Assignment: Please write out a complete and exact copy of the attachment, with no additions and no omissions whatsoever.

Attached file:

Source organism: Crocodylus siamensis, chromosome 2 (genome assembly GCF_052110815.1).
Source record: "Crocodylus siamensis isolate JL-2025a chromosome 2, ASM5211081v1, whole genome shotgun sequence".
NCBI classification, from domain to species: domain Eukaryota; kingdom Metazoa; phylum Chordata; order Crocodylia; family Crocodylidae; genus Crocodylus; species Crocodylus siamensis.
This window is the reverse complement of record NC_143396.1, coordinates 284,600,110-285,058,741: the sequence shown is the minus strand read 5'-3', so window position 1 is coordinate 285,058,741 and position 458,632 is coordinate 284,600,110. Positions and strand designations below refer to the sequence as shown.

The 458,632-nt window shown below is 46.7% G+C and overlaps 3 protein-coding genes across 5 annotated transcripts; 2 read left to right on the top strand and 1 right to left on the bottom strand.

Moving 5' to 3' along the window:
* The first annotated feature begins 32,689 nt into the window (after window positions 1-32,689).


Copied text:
Source organism: Crocodylus siamensis, chromosome 2 (genome assembly GCF_052110815.1).
Source record: "Crocodylus siamensis isolate JL-2025a chromosome 2, ASM5211081v1, whole genome shotgun sequence".
NCBI classification, from domain to species: domain Eukaryota; kingdom Metazoa; phylum Chordata; order Crocodylia; family Crocodylidae; genus Crocodylus; species Crocodylus siamensis.
This window is the reverse complement of record NC_143396.1, coordinates 284,600,110-285,058,741: the sequence shown is the minus strand read 5'-3', so window position 1 is coordinate 285,058,741 and position 458,632 is coordinate 284,600,110. Positions and strand designations below refer to the sequence as shown.

The 458,632-nt window shown below is 46.7% G+C and overlaps 3 protein-coding genes across 5 annotated transcripts; 2 read left to right on the top strand and 1 right to left on the bottom strand.

Moving 5' to 3' along the window:
* The first annotated feature begins 32,689 nt into the window (after window positions 1-32,689).